1. Not finding help here? Sign up for a free 30min tutor trial with Chegg Tutors
    Dismiss Notice
Dismiss Notice
Join Physics Forums Today!
The friendliest, high quality science and math community on the planet! Everyone who loves science is here!

Fourier Transformations: Rewriting a F.T.

  1. Oct 10, 2008 #1
    1. The problem statement, all variables and given/known data
    Hi all.

    I have the following Fourier transformation:

    [tex]
    u(x,t) = \sqrt {\frac{2}{\pi }} \int_0^\infty {\mathord{\buildrel{\lower3pt\hbox{$\scriptscriptstyle\frown$}}
    \over f} _s (\omega )\,e^{ - c^2 \omega ^2 t} \sin \omega x\,d\omega },
    [/tex]
    where fs is the sine-transform of a function f. I am supposed to rewrite this into the form:

    [tex]
    u(x,t) = \frac{1}{{2c\sqrt {\pi t} }}\int_0^\infty {f(s)\left[ {\exp \left( { - \frac{{(x - s)^2 }}{{4c^2 t}}} \right) - \exp \left( { - \frac{{(x + s)^2 }}{{4c^2 t}}} \right)} \right]} \,ds
    [/tex]

    I can see I have to start working with the sine transform of f. But I don't know what to write this as?

    Thanks in advance,

    sincerely Niles.
     
  2. jcsd
  3. Oct 10, 2008 #2

    marcusl

    User Avatar
    Science Advisor
    Gold Member

    Hint: look at the convolution theorem...
     
  4. Oct 11, 2008 #3
    Ok, I have that:

    [tex]
    \widehat u(\omega ,t) = \widehat f_s (\omega )e^{ - c^2 \omega ^2 t},
    [/tex]

    where the exponential function is the Fourier transform of the heat kernel (Gauss' kernel). But I do not know how the convolution theorem works, when it is the sine-transform of a function.

    If it works the regular way, then I do not get the expression above.
     
  5. Oct 11, 2008 #4

    gabbagabbahey

    User Avatar
    Homework Helper
    Gold Member

    If [itex]\widehat{f}_s(\omega)[/itex] is the Foruier sin transform of f(x), then [itex]\widehat{f}_s(\omega)=\mathcal{F}_s[f(x)][/itex] and

    [tex]\widehat{u}(\omega ,t) = \widehat{f}_s (\omega )e^{ - c^2 \omega ^2 t}=\mathcal{F}_s[f(x)]e^{ - c^2 \omega ^2 t}[/tex]

    Can you write [itex]e^{ - c^2 \omega ^2 t}[/itex] as the Fourier transform of a function [itex]g(x)[/itex]?
     
    Last edited: Oct 11, 2008
  6. Oct 11, 2008 #5
    Hmm, I can always find the inverse Fourier sine transform of [tex]e^{ - c^2 \omega ^2 t}[/tex], but that seems tedious.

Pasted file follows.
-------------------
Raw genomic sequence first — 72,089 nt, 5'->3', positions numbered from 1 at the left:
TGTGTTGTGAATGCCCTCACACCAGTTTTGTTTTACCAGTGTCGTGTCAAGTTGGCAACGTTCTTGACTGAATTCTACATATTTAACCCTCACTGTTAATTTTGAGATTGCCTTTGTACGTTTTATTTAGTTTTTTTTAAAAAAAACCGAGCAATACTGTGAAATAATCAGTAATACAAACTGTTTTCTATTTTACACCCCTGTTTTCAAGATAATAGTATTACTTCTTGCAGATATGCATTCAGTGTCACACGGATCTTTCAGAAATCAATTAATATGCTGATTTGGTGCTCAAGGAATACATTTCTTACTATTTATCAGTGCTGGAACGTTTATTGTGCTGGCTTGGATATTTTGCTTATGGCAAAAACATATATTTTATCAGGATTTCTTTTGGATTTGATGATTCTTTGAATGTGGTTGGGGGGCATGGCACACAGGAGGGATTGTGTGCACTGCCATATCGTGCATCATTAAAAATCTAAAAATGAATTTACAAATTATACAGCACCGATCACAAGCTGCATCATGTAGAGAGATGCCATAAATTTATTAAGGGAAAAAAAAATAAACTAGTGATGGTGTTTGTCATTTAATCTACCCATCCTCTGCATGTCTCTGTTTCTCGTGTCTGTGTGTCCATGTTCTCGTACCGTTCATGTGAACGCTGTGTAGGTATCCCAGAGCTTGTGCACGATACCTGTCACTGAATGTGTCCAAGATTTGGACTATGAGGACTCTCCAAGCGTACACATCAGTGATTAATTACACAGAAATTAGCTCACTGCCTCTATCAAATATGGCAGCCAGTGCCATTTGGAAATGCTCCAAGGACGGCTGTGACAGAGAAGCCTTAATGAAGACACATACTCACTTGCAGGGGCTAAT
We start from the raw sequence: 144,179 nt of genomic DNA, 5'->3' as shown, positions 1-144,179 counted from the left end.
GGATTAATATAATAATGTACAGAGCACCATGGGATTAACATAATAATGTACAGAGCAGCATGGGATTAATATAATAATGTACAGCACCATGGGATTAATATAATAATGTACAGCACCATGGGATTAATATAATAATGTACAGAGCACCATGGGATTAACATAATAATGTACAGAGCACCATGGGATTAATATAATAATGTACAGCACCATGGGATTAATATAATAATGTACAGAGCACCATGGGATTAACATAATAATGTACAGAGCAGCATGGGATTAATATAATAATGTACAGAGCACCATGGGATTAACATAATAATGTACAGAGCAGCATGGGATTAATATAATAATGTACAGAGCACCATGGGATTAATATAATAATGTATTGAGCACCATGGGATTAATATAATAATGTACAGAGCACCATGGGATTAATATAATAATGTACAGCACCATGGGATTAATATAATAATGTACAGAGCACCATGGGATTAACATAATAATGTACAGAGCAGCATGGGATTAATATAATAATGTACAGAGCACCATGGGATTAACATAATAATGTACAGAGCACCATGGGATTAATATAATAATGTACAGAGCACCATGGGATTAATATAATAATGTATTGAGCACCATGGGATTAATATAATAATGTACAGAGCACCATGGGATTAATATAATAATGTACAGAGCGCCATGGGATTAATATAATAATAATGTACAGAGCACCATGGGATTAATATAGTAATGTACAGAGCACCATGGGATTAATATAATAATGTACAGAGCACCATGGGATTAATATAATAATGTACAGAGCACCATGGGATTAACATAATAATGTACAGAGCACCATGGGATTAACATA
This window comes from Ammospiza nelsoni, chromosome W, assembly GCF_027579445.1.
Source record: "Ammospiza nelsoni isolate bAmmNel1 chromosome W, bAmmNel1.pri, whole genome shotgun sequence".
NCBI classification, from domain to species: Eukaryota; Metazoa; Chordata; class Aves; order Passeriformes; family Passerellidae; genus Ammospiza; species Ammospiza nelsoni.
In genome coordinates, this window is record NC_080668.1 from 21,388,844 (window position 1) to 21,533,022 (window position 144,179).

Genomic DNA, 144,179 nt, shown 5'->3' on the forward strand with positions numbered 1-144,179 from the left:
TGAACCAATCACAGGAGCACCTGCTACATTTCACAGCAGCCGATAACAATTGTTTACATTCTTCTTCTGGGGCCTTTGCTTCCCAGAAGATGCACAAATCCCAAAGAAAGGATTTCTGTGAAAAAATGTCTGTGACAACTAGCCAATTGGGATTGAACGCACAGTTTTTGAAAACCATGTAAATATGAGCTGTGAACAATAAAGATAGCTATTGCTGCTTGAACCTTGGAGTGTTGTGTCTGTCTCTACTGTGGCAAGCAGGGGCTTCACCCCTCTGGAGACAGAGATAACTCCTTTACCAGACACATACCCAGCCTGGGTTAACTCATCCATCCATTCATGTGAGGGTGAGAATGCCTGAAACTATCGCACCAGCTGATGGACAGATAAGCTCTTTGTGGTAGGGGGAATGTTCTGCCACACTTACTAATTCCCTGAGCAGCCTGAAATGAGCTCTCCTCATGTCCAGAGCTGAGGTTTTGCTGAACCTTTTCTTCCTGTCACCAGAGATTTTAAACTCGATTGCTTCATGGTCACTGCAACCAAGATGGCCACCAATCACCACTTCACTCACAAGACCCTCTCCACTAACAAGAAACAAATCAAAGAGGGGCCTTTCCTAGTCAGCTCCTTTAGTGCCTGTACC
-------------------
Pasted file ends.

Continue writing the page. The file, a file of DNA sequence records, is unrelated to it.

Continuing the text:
Also I can't find the function in a table of Fourier sine transforms. Is it the Gauss' kernel?

    Thanks for replying so fast.
     
  7. Oct 11, 2008 #6

    gabbagabbahey

    User Avatar
    Homework Helper
    Gold Member

    It's the Gauss' kernel, but it is the full Fourier transform (or a cosine Fourier transform) of a function.
     
  8. Oct 11, 2008 #7
    How can I use convolution in this context? Now I have:

    [tex]
    \widehat{u}(\omega ,t) = \mathcal{F}_s[f(x)]\mathcal{F}[g_G(x)]
    [/tex]

    where g_G is Gauss' kernel. The Fourier transform of a convolution is the product of each Fourier transformed part of the convolution - in the above expression I have both sine and regular F.T.?
     
  9. Oct 11, 2008 #8
    Ok, so the convolution theorem does not care whether we are looking at Fourier sine, cosine or "ordinary" transforms?

    Can you give me a hint of how I can rewrite the convolution to the expression in my very first post?

    Thanks again.
     
  10. Oct 11, 2008 #9

    gabbagabbahey

    User Avatar
    Homework Helper
    Gold Member

    The convolution theorem says

    [tex]\mathcal{F}[(f*g)(x)]= \sqrt{2\pi} \hat{f}(\omega)\hat{g}(\omega)[/tex]

    [tex] \Rightarrow u(x,t)=\frac{1}{\sqrt{2\pi}}(f*g)(x)=\frac{1}{\sqrt{2\pi}}\int_{-\infty}^{\infty} f(s)g(x-s)ds[/tex]

    Use the fact that f must be odd for its FS to be a sine series, f(-s)=-f(s) to rewrite this as:

    [tex] u(x,t)=\frac{1}{\sqrt{2\pi}}\int_{0}^{\infty} f(s)[g(x-s)-g(x+s)]ds[/tex]

    Then substitute your g(x).
     
    Last edited: Oct 11, 2008
  11. Oct 11, 2008 #10
    Ok, I am a little uncertain about this. Here are my thoughts:

    The inverse Fourier transform (i.e. the complex form of the Fourier Integral Representation) is the analogous of the Fourier series, correct? So the inverse Fourier sine transform is the analogous of the Fourier sine representation, and hence f(s) must be odd? Am I correct about this?

    And if my thoughts are correct, then the inverse Fourier cosine transformation of a function f means that f is even?

    EDIT: In my book there is a theorem explaining the relationships between odd and even transforms. Perhaps that has something to do with this? The theorem is written in this PDF: http://www.math.ualberta.ca/~thillen/math300/assign5.pdf

    It is the comments after question 9 and 10 (at page 3). What is meant by restriction?
     
    Last edited: Oct 11, 2008
  12. Oct 13, 2008 #11

    marcusl

    User Avatar
    Science Advisor
    Gold Member

    Yes.

    Yes again.

    Sorry, I can't access your link.
     
  13. Oct 17, 2008 #12
    I think the document is accessible now (it is to me, atleast).

    Thanks for taking a look at it.
     
Know someone interested in this topic? Share this thread via Reddit, Google+, Twitter, or Facebook

Have something to add?



Similar Discussions: Fourier Transformations: Rewriting a F.T.
  1. Fourier transform (Replies: 4)

  2. Fourier transform (Replies: 1)

  3. Fourier transform (Replies: 1)

  4. Fourier transformation (Replies: 1)

Loading...